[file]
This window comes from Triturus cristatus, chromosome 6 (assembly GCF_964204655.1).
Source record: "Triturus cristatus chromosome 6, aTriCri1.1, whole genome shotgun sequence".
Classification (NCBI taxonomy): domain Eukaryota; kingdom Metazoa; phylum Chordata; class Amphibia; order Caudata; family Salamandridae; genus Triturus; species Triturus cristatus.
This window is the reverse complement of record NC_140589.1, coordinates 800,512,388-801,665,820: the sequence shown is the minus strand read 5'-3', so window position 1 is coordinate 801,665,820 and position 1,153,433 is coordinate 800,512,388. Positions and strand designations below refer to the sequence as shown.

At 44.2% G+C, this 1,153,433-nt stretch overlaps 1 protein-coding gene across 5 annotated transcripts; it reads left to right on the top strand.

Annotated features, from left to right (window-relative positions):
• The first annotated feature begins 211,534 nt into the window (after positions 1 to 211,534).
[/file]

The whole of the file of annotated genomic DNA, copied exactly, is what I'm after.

This window comes from Triturus cristatus, chromosome 6 (assembly GCF_964204655.1).
Source record: "Triturus cristatus chromosome 6, aTriCri1.1, whole genome shotgun sequence".
Classification (NCBI taxonomy): domain Eukaryota; kingdom Metazoa; phylum Chordata; class Amphibia; order Caudata; family Salamandridae; genus Triturus; species Triturus cristatus.
This window is the reverse complement of record NC_140589.1, coordinates 800,512,388-801,665,820: the sequence shown is the minus strand read 5'-3', so window position 1 is coordinate 801,665,820 and position 1,153,433 is coordinate 800,512,388. Positions and strand designations below refer to the sequence as shown.

At 44.2% G+C, this 1,153,433-nt stretch overlaps 1 protein-coding gene across 5 annotated transcripts; it reads left to right on the top strand.

Annotated features, from left to right (window-relative positions):
• The first annotated feature begins 211,534 nt into the window (after positions 1 to 211,534).